Where did the concept for the film, the story, come from?

Where do stories come from? (Laughs) It's difficult to answer that question. I guess this comes from where I come from. And how I've grown, my youth, and what my securities and insecurities have been, my own skeletons in the cupboard. A film is made up of your experiences over the years.

Would you call it a more personal film than Aks?

All films are personal. Everything is a part of you, that draws from you, and you can't say that one baby was not delivered through you. They are both my babies and I am not a surrogate father.

True, but Aks was an eerie, supernatural film. This is a film that apparently reflects your college life. In terms of subject matter, it definitely hits closer to home. Is it, in the least bit, autobiographical?

It's not autobiographical, but all my friends are present among the characters. Even I am, in bits and pieces. I am not any particular character though. While making the film, you have to detach yourself personally from the subject, but you stay there subconsciously. I try and restrain myself and not bring 'me' to the forefront. I've been researching aspects of the story for seven years now; it's been on the writing desk for three years. A lot of hard work has gone into it, and hopefully it will reach out to the audience.

On the sets of Rang De BasantiBut what exactly is the plot? What is the story?

There are two ways of describing a story. One is to begin with 'Once upon a time', and then explain how the film starts, continues, and ends. That experience is something I cannot take away from the audience. The joy of discovering and interpreting the story should be their own. They should develop their own version.

What I can tell you is it is a story about today's generation, graduates and postgraduates on the brink of life. They are a band of brothers, who form a very tight group with characters like Soha Ali Khan [Images] and Alice Patten. I feel the audience will definitely see bits of themselves in each character. Rang De Basanti is about these boys and girls and how they are going about life. There is a matter of making a choice and accepting the responsibility of making it -- that is the turning point in the film. The big moment is the decision for them to accept that choice, and take on the consequences of their actions, not to be escapists. That is what the film is about. It is a film that we hope will speak to the youth of the nation and maybe -- if we achieve that kind of popularity -- the world.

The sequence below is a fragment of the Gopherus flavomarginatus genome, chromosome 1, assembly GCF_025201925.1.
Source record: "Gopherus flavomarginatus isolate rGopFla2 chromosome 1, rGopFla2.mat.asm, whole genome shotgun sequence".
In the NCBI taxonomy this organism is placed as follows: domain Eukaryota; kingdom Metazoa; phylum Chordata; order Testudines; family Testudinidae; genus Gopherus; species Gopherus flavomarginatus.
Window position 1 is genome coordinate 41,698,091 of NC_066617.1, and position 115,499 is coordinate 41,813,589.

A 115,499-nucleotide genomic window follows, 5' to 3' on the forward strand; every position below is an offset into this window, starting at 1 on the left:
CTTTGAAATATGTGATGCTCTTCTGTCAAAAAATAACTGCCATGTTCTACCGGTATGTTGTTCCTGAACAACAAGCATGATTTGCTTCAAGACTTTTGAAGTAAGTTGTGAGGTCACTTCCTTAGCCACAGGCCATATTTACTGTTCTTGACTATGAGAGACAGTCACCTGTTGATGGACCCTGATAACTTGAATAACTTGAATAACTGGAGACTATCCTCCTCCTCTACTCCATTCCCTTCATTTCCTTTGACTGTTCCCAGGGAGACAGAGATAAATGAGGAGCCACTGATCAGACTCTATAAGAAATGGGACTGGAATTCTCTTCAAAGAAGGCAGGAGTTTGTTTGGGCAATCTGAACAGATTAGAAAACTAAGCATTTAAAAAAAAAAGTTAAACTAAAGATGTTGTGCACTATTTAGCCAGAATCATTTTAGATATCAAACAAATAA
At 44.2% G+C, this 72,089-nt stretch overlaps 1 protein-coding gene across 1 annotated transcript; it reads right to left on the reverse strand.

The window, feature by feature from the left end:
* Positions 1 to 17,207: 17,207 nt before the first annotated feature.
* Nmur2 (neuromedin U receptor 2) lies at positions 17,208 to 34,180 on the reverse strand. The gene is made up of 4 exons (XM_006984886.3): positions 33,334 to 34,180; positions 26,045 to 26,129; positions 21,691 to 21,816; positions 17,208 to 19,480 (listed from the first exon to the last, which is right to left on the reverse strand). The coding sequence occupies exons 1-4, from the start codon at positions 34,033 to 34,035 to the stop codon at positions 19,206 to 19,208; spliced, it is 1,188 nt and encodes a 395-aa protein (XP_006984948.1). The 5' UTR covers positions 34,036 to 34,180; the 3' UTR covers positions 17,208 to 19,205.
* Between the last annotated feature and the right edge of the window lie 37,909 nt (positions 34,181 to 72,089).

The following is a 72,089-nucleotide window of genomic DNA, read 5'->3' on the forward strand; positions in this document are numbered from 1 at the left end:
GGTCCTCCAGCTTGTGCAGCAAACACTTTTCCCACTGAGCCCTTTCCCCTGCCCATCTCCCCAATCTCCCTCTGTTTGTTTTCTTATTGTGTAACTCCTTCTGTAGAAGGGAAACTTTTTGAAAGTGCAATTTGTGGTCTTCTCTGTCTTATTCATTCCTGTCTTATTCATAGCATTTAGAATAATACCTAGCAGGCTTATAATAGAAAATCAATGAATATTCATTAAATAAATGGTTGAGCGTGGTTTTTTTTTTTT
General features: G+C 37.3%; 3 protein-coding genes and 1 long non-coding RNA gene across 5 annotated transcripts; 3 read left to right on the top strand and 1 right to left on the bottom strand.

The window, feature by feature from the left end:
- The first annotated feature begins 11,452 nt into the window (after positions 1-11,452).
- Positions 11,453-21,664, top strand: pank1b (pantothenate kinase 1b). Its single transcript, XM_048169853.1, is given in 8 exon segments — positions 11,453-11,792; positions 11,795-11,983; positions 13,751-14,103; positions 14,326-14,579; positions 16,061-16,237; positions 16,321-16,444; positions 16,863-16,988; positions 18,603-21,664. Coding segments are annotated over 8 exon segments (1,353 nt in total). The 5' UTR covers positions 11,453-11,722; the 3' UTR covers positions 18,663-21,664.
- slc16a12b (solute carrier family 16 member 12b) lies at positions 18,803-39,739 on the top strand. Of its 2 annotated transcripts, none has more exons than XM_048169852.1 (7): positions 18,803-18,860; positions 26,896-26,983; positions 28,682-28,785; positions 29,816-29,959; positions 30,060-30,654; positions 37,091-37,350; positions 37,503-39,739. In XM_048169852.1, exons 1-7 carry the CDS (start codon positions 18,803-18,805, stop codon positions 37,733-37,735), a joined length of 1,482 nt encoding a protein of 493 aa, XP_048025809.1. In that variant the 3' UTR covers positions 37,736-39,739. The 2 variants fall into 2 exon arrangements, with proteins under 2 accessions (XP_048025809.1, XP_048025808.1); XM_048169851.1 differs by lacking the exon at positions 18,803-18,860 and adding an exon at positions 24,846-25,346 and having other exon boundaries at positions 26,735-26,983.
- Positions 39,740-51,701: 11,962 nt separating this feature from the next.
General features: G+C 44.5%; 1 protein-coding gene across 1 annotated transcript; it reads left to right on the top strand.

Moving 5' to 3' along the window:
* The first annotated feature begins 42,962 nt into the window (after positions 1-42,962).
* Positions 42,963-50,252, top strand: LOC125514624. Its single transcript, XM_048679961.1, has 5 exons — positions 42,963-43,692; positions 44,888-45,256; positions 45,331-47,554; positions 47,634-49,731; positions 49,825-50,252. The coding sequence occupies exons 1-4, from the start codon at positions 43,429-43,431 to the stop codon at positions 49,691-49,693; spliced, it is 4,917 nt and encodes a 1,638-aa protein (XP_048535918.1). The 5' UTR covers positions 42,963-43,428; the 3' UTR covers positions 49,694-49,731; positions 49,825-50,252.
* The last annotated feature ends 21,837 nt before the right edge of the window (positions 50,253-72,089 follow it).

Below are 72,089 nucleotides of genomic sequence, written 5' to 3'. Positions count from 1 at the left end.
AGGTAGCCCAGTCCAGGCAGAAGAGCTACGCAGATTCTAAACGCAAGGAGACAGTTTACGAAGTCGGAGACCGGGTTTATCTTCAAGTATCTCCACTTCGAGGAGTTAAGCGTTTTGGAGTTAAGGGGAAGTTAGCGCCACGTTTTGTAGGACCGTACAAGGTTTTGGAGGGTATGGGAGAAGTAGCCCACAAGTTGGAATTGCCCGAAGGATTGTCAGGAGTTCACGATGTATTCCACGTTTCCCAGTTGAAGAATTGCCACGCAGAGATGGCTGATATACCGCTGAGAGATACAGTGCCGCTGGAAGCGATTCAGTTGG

So, in a way, it's a coming of age film?

Our tagline reads 'A generation awakens', but words and lines are quite misleading because a film works on so many levels. RDB is a mirror of today's times. There is a large amount of conflict in the story, and it keeps twisting and turning. The genre is drama, so it appeals to basic human emotions. It's not a caper or horror film (smiles).

What about the overall theme? From the trailers and score, it seems patriotic...

No, it's not something I'd call patriotic. It's a contemporary film. We are not at war right now to make a patriotic film. And this isn't a war film; it's a film about peace. Being global citizens today, patriotism is not the key element in our lives as such. The need of the hour is to participate in the way things are going on, rather than sitting on the fence and pointing fingers. It's a very proactive, step forward attitude. It's not preachy at all.

Coming to the tone, it looks very bright and stylised. Is it a light film?

I'm trying to discover my own tone and style of telling stories, if I have one -- and whether I should have one! It's an extremely modern film and not borrowed as such, in terms of storytelling technique. The dialogues are very conversational, and the dialogue-writing process is more like responding to somebody. There are no big lines in the film. There aren't even any larger-than-life characters. It's not about big performances and great entries. It does not draw from theatre [conventions] or folk, but from a very natural form of filmmaking.

There is a suspension of disbelief, of course -- but then there has to be. But that doesn't mean the film has to be theatrical. This is a very realistic, very true to life film.

Don't miss the second part of this interview, where Rakeysh calls the Indian PM a complete freak!